2017 All-Star Game
The NBA announced that its making major changes its All-Star game format. NBA Players are pictured on Feb.19, 2017 in New Orleans, Louisiana. Getty Images

With the 2017-18 season just 15 days away, the NBA and the National Basketball Players Association (NBPA) announced a major format change to the annual All-Star Game.

The league decided to toss out the traditional Eastern Conference vs. Western Conference format. In its place will be two captains picking teams, which means conference rivals LeBron James and Steph Curry could play on the same team.

"Under the revamped format, two captains will draft the 2018 All-Star teams from the pool of players voted as starters and reserves, making selections without regard for conference affiliation," the NBA said in a statement. "The captains will be the All-Star starter from each conference who receives the most fan votes in his conference."

The new format will allow players with the most votes from each conference to be captains of the two teams and pick players as they see fit, despite their conference affiliation. Lineups will still consist of 12 All-Stars, however, fans and the media will vote for five players from each conference as starters. Top coaches from each conference will pick seven reserves to round out the teams.

The change to the All-Star Game comes after last year’s record-setting 192-182 match, which left some fans frustrated. The league looked to add more excitement as the exhibition game had turned into a high-scoring affair that featured very little defense.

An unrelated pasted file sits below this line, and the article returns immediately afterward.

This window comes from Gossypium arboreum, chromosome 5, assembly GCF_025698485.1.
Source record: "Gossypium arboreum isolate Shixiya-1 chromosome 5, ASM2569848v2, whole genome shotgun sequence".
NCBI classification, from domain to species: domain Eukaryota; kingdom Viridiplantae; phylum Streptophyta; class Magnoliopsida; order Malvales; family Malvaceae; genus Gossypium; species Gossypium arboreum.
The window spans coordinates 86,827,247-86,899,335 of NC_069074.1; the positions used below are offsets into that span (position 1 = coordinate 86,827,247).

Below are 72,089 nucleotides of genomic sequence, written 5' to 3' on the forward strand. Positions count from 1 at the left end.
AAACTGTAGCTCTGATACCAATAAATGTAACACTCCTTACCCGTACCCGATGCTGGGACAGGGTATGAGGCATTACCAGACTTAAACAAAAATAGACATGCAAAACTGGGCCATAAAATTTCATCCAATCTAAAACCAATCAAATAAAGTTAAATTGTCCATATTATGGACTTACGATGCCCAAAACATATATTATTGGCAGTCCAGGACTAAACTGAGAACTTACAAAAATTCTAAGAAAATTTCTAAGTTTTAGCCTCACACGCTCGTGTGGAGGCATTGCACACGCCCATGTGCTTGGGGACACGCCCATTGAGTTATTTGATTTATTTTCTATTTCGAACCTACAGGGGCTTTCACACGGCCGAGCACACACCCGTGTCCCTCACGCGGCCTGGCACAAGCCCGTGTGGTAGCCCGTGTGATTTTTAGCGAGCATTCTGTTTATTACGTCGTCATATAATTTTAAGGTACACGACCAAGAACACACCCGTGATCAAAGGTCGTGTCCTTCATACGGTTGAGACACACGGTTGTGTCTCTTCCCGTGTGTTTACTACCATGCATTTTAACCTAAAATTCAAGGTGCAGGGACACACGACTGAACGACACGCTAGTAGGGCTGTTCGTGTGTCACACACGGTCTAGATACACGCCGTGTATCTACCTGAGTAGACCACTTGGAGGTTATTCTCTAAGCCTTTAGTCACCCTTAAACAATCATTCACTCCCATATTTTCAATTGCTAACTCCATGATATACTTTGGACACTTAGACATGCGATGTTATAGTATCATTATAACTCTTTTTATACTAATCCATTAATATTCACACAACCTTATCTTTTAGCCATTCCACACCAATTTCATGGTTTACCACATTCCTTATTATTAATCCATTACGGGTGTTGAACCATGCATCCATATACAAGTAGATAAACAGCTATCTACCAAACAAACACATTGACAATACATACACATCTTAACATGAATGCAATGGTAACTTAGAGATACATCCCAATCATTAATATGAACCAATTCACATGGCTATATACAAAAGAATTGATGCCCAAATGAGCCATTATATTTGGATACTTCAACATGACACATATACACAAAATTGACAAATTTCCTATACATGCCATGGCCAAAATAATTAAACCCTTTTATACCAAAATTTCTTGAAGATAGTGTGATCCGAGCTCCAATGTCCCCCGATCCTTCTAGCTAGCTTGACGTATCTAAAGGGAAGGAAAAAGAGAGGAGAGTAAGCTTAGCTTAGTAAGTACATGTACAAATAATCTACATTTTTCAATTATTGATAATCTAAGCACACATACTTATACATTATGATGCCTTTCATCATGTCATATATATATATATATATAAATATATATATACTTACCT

The change comes after previous East All-Stars, like Carmelo Anthony, Paul George and Jimmy Butler, had moved on to Western Conference teams. The league’s decision caused a stir on social media, as some users suggested the league was imbalanced and blamed the Eastern Conference for a lack of talent.

While social media largely criticized the change, some NBA stars welcomed the new format.

"I think it mixes it up," Cleveland Cavaliers star Kevin Love told reporters after Wednesday’s shootaround. "I think in some way it will make it more competitive and also it will be interesting to see who picks who. It is an elite fraternity in this league."

"I think it's the two leading vote-getters from each side, right? And then they'll be picking their teammates or their boys and it will be like out on the blacktop in grade school back in the day. So, it will be fun."

"I'm thrilled with what the players and the league have done to improve the All-Star Game, which has been a priority for all of us," said NBPA President Chris Paul of the Houston Rockets during the announcement. "We're looking forward to putting on an entertaining show in L.A."

Not everyone embraced the league’s format change. Cavaliers veteran Richard Jefferson shared his issues with the decision.

"It doesn't do anything," Jefferson said. "Picking once or twice or East vs. West, it's not as competitive as it once was so you're doing something to change it because it's really kind of a joke. It's sad from the standpoint of, 'Oh, this is the most points since Michael Jordan scored 35 in '87.' Well, it was a completely different game."

Besides the change in format, 2018 All-Star teams will play for charity. Each team will pick a national organization or a Los Angeles-based charity where donations will be sent to help local efforts.

The 67th All-Star Game will be played at Staples Center in Los Angeles on Feb. 18.